In recent years there have been exciting advances in gastroenterology due to the novel application of artificial intelligence (AI) and other machine learning (ML) based technologies towards solving certain problems that were herein considered to be under exclusive domains of physicians. The various applications of AI and ML in GI are towards detection, diagnosis and outcome prediction. Lesion/object detection algorithms are usually implementations of convolutional neural networks (CNNs) which attempt to detect objects of interest during an endoscopic procedure. Lesion/object diagnostic AI is similar to the previous group, but the goal is to provide a definitive diagnosis for a lesion of interest. The last group of algorithms attempt to predict the incidence of various clinical events of interest by analyzing large amounts of data to identify patterns. In the near future, we anticipate development of ensemble systems that will integrate multiple algorithms within a single free-standing or networked tower or device, which can perform both lesion detection and diagnosis. Well validated and standardized AI algorithms will be supplied to hospitals including GI divisions across the country with the ability to implement their own local flavor using their retrospective data as training sets in order to develop predictions that are tailored to the patients in their catchment area. AI thus, will eventually form an integral part of GI clinical practice, and will reduce the burden of several routine tasks on practitioners.
However, the need for deeper physician involvement has never been higher. AI algorithms may be extremely fast and do not fatigue like humans, but they come with their own set of problems. Attempts to dismiss these issues as something that should concern only the original developers and institutions can result in harm to one’s patients. The quality of all AI and ML programs are directly dependent on the quality of their training. Though they possess the ability to learn and modify their predictions according to new data perpetually, strong biases and prejudices inadvertently or unconsciously built into the algorithms may take too long to overcome if left to its natural course. Physicians thus have a responsibility to understand the mechanisms and implications of AI algorithms in their practice. They should not hesitate to explore the mechanisms and evaluate results presented with a critical, scientific mind and to reject counter-intuitive suggestions/predictions if necessary. The need for vigilance cannot be overstated since our medical practice is more complex than finance and marketing.
Well validated and standardized AI algorithms will be supplied to hospitals including GI divisions across the country with the ability to implement their own local flavor using their retrospective data as training sets in order to develop predictions that are tailored to the patients in their catchment area.
Along with ground level changes in clinical practice, AI brings with it the need for institutional and regulatory involvement and oversight. There also arise legal and ethical questions from the implementation of AI in practice. There has been no legal precedent set for assigning liability in case of an AI generating erroneous outputs that resulted in harm to the patient. Physicians will need to collaborate with lawmakers, and data scientists in order to bring about the responsible and accountable use of AI technology. The medical community must strive to settle these questions before any such events occur. Prevention is always better than cure.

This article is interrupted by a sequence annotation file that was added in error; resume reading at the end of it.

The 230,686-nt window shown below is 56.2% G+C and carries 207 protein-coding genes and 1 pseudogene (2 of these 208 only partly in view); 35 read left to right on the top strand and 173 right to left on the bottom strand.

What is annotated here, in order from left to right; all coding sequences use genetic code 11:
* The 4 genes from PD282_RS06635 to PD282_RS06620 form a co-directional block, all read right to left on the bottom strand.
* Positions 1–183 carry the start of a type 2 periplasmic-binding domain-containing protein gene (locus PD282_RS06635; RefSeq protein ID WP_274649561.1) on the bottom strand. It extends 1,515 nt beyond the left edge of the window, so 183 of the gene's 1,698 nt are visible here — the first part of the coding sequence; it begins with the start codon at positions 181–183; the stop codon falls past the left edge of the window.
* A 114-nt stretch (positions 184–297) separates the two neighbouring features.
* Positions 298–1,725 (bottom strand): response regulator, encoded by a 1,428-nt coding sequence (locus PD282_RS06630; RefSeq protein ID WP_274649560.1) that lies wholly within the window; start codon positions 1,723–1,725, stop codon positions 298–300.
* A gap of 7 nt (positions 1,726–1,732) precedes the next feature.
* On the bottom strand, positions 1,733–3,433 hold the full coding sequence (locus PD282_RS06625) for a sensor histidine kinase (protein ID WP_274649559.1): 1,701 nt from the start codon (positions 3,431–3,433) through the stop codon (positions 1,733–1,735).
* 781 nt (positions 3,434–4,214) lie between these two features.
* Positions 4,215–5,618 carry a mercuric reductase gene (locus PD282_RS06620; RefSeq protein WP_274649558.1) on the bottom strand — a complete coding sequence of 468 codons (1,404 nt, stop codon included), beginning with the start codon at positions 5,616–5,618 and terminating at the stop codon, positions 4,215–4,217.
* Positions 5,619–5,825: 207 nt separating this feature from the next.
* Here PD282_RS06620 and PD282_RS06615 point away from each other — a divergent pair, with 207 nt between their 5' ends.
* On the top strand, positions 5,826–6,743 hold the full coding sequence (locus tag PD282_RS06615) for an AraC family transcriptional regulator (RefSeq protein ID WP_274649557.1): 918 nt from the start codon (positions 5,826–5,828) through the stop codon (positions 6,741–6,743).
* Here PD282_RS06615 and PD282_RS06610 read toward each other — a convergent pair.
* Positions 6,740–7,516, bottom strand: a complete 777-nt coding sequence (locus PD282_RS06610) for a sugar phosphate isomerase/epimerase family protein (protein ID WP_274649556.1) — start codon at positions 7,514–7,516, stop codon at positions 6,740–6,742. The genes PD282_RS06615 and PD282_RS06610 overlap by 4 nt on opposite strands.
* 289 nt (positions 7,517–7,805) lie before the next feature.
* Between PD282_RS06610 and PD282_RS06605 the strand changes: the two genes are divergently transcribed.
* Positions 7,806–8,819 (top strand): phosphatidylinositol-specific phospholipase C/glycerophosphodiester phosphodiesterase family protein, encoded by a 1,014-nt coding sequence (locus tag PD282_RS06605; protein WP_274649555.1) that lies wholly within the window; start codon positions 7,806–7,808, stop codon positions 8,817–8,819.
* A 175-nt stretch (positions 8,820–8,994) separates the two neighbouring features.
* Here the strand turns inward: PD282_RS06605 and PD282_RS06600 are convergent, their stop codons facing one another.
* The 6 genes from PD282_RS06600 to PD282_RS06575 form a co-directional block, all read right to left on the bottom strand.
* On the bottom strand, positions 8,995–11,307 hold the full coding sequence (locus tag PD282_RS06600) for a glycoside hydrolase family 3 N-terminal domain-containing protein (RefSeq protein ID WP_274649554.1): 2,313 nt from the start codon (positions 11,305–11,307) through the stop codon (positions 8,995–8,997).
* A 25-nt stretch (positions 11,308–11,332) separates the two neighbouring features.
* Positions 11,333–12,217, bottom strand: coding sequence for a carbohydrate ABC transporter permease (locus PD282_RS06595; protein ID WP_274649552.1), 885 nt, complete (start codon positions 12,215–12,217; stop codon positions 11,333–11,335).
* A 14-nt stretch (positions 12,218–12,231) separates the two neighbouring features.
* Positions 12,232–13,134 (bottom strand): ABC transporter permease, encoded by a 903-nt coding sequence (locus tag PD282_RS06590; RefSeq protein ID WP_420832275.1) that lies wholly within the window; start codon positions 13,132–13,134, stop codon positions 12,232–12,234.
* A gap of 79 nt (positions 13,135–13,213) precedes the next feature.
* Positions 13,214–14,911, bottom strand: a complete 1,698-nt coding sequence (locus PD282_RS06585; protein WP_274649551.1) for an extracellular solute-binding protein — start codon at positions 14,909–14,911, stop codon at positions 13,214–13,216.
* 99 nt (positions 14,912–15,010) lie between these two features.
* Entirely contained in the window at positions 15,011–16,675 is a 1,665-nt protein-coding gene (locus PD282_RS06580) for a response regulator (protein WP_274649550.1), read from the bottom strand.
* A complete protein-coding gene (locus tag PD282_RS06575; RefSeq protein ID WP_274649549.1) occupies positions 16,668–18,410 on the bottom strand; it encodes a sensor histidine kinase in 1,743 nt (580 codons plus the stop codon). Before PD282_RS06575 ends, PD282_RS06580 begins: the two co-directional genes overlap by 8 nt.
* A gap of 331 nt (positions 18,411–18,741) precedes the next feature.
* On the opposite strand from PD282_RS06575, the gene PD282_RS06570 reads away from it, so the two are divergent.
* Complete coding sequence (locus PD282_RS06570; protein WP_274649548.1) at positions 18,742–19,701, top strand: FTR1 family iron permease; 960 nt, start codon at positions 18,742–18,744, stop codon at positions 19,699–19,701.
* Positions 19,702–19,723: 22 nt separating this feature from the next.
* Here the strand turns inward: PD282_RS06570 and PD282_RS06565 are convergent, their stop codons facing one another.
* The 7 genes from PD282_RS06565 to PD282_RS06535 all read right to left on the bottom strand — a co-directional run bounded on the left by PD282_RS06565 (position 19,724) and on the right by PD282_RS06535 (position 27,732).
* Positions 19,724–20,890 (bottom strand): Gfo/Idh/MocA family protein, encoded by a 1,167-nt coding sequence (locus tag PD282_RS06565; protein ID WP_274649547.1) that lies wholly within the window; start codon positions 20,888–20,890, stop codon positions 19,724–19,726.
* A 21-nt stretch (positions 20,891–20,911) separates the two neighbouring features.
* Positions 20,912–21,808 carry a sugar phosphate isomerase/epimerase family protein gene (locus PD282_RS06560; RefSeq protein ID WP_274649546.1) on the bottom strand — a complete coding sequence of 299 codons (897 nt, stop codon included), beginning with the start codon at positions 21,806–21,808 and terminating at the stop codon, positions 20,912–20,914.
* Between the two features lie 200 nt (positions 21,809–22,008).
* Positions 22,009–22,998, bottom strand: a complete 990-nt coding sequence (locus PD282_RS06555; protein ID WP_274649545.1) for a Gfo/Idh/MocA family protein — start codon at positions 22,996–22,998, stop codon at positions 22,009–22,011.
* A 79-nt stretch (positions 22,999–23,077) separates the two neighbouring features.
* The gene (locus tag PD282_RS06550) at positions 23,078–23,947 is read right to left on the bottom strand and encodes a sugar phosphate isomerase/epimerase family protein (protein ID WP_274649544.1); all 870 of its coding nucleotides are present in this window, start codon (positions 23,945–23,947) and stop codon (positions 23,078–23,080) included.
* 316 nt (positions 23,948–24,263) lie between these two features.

Like the invention of the microscope, the germ theory of disease and the discovery of DNA before, AI brings to us its significant promise and progress. Its innovations will reduce the time and effort spent by physicians in routine and repetitive tasks and should lead them to take a more hands-on role in the development, implementation and monitoring of health care algorithms. In addition, AI will bring back enhanced physician-patient interactions that we all miss now by reducing physicians’ time on mundane tasks. Physicians will be able to serve a larger number of population and focus on the complex cases.
AI is merely the next step in the unending journey of our scientific progress. Since time immemorial, in every community there have been individuals who sought to distinguish themselves in the service of the well-being of their fellow men and women. The technology and science available at their disposal did not change their utility and purpose. From the shaman-healer of prehistory to the bloodletters of the 18th century to the gastroenterologists of today, the distinguishing character is not the instrument used, but the purpose in mind. Physicians must take the effort to educate themselves about the underlying mechanisms and capabilities of AI in order to maximally utilize the advantages provided. If technology helps to reduce costs, make more accurate diagnosis, predict and prevent complications, and in general improve the health of the community in any way whatsoever, it must be embraced wholeheartedly. Remember, seasons don’t fear the reaper.
Drs. Bijun and Guha have no conflicts to disclose.
Dr. Guha is a member of the AGA Center for GI Innovation & Technology Committee and CPT Advisory Committee.
- We anticipate creation of ensemble systems that combine multiple detection and diagnostic AI algorithms into a single device.
- AI is greatly labor saving and has tremendous potential for disruption of current clinical practices leading to more efficient workflows.
- Multiple serious issues with AI such as training bias, explainability, accountability and legal liability persist.
- It is paramount for all gastroenterologists to take a more hands on role in understanding, and even implementation and development of AI algorithms to minimize the potential for patient harm.